Posts tagged: SoBE

THINKlab partnership project receives €425K funding

THINKLabTHE University of Salford will lead the way in helping to create more energy efficient cities, after receiving a €425,000 grant from the EU.

Buildings waste huge amounts of energy but annually just 1-2% of the building stock of cities is upgraded for efficiency – a process known as retrofitting.

It is estimated that the majority of European building stock will need to retrofit at a rate of 2.9% a year to achieve the target, versus the current 1.2% rate, in order that EU achieve its emission reduction targets by 2050.

However, current retrofitting processes are expensive, and face many uncertainties and complexities. Experts in the School of the Built Environment are partners in a €8.7 million project, and will lead the development of a knowledge-based tool which will select the integrated solutions with highest impact.

The other nineteen industry and academic partners involved in the project are from the UK, Spain, Belgium, Bulgaria, Germany, Italy, Greece, Bulgaria and Estonia. The wider project will explore innovative components, processes and decision making methodologies to guide all value-chain actors in the building renovation process; including a specific knowledge based tool for Real Estate Industry.

Professor Fernando, Director of the School of the Built Environment’s THINKlab and an expert in digital visualisations and simulation, said: “This project offers us further funding to continue our work on designing energy efficient buildings and neighborhoods that we have been doing over the last three years as a part of the Design4Energy project.

“We plan to apply our knowledge in advanced visualisation and collaboration in creating an interactive platform for the stakeholders involved in the retrofit market to create innovative solutions that can not only enhance the energy efficiency of the building but also the value of the property.”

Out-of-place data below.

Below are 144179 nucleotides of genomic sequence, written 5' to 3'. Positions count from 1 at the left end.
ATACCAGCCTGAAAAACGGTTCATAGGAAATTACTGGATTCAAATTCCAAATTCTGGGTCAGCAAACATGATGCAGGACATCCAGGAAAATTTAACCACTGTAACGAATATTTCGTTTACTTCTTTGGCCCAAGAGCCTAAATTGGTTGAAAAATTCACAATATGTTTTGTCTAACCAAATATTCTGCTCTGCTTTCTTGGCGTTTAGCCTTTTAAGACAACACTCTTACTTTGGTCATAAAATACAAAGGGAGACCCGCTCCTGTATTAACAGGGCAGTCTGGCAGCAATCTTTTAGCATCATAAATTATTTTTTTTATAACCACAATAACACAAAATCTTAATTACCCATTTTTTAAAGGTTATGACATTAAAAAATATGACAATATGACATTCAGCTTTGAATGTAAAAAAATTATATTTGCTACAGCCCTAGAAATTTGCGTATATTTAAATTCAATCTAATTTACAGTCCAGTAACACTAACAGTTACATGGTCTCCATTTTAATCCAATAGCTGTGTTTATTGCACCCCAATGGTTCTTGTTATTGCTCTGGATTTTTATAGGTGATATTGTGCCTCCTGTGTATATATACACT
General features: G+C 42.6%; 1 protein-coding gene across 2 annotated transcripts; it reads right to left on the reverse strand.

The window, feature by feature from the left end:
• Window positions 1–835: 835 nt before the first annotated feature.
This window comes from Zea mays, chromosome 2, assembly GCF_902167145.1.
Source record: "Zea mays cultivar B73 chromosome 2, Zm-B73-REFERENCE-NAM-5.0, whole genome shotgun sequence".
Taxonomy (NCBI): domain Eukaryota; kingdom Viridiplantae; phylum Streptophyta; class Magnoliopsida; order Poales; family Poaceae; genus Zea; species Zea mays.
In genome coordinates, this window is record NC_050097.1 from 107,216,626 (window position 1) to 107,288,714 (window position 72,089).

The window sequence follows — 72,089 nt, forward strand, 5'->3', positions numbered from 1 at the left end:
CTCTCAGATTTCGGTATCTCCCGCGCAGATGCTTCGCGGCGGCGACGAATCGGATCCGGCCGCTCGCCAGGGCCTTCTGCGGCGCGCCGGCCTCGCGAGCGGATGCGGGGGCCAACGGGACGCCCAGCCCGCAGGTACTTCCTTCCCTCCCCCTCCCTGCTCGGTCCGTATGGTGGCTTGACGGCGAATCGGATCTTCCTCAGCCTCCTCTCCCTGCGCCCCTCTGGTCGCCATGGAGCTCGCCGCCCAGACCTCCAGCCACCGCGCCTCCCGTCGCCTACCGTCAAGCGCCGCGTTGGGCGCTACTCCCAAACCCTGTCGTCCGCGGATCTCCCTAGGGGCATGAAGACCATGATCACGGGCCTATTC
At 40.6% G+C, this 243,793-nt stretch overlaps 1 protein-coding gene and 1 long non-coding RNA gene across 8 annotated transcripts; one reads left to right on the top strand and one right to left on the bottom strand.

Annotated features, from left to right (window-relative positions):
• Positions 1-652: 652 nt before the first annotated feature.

This new technology platform will be built on the THINKlab’s ongoing work on advance data visualisation and building simulation.

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Victoria Barker

0161 295 4779


UPRISE, ELS and SHUSU Exploring Local & Regional Approaches to Ecology & Flooding

Irwell Flooding

Photo of a flooded Irwell by Dr Luke Blazejewski

Researchers from UPRISE are collaborating with colleagues from the School of Environment and Life Sciences, Research and Innovation and SHUSU (Sustainable Housing & Urban Studies Unit) on a HEIF-funded project to explore local and regional approaches to ecology and flooding.  This project will involve engaging with organisations, agencies and communities in the Salford and wider Manchester region to understand how ecological principles can be applied to the issues surrounding floods, and the wider functioning of a city.  This diverse partnership draws from a pool of expertise, and demonstrates precisely the interdisciplinary approach required to look at 21st century urban issues – keeping in spirit with the ICZ strategy of the University of Salford.